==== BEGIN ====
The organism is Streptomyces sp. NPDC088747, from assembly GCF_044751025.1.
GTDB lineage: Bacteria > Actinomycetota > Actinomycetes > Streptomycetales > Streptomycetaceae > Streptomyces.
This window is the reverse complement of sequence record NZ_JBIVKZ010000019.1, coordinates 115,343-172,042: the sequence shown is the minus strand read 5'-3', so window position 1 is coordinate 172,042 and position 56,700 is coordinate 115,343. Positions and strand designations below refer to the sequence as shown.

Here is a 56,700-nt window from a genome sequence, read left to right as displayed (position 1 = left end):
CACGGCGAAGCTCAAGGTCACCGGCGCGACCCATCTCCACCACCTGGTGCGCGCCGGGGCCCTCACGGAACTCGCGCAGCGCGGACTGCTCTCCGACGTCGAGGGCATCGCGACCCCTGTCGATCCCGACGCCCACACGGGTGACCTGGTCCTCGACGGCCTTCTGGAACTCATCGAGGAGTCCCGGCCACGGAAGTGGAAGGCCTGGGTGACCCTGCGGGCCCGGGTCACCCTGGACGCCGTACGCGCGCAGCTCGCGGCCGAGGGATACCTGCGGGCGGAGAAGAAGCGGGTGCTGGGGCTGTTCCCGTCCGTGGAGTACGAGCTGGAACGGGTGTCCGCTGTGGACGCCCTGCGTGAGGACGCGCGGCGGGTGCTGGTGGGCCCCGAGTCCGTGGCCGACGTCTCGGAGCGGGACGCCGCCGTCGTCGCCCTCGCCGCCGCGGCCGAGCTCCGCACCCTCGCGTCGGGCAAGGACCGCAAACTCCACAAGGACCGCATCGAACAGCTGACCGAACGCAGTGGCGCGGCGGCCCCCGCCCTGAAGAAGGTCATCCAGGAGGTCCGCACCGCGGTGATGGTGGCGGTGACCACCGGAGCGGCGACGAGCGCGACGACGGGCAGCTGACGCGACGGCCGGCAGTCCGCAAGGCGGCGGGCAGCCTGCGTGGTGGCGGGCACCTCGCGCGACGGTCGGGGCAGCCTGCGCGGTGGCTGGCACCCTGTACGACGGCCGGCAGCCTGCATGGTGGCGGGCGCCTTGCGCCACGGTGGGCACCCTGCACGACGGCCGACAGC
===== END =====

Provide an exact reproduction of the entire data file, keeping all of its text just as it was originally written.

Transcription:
The organism is Streptomyces sp. NPDC088747, from assembly GCF_044751025.1.
GTDB lineage: Bacteria > Actinomycetota > Actinomycetes > Streptomycetales > Streptomycetaceae > Streptomyces.
This window is the reverse complement of sequence record NZ_JBIVKZ010000019.1, coordinates 115,343-172,042: the sequence shown is the minus strand read 5'-3', so window position 1 is coordinate 172,042 and position 56,700 is coordinate 115,343. Positions and strand designations below refer to the sequence as shown.

Here is a 56,700-nt window from a genome sequence, read left to right as displayed (position 1 = left end):
CACGGCGAAGCTCAAGGTCACCGGCGCGACCCATCTCCACCACCTGGTGCGCGCCGGGGCCCTCACGGAACTCGCGCAGCGCGGACTGCTCTCCGACGTCGAGGGCATCGCGACCCCTGTCGATCCCGACGCCCACACGGGTGACCTGGTCCTCGACGGCCTTCTGGAACTCATCGAGGAGTCCCGGCCACGGAAGTGGAAGGCCTGGGTGACCCTGCGGGCCCGGGTCACCCTGGACGCCGTACGCGCGCAGCTCGCGGCCGAGGGATACCTGCGGGCGGAGAAGAAGCGGGTGCTGGGGCTGTTCCCGTCCGTGGAGTACGAGCTGGAACGGGTGTCCGCTGTGGACGCCCTGCGTGAGGACGCGCGGCGGGTGCTGGTGGGCCCCGAGTCCGTGGCCGACGTCTCGGAGCGGGACGCCGCCGTCGTCGCCCTCGCCGCCGCGGCCGAGCTCCGCACCCTCGCGTCGGGCAAGGACCGCAAACTCCACAAGGACCGCATCGAACAGCTGACCGAACGCAGTGGCGCGGCGGCCCCCGCCCTGAAGAAGGTCATCCAGGAGGTCCGCACCGCGGTGATGGTGGCGGTGACCACCGGAGCGGCGACGAGCGCGACGACGGGCAGCTGACGCGACGGCCGGCAGTCCGCAAGGCGGCGGGCAGCCTGCGTGGTGGCGGGCACCTCGCGCGACGGTCGGGGCAGCCTGCGCGGTGGCTGGCACCCTGTACGACGGCCGGCAGCCTGCATGGTGGCGGGCGCCTTGCGCCACGGTGGGCACCCTGCACGACGGCCGACAGC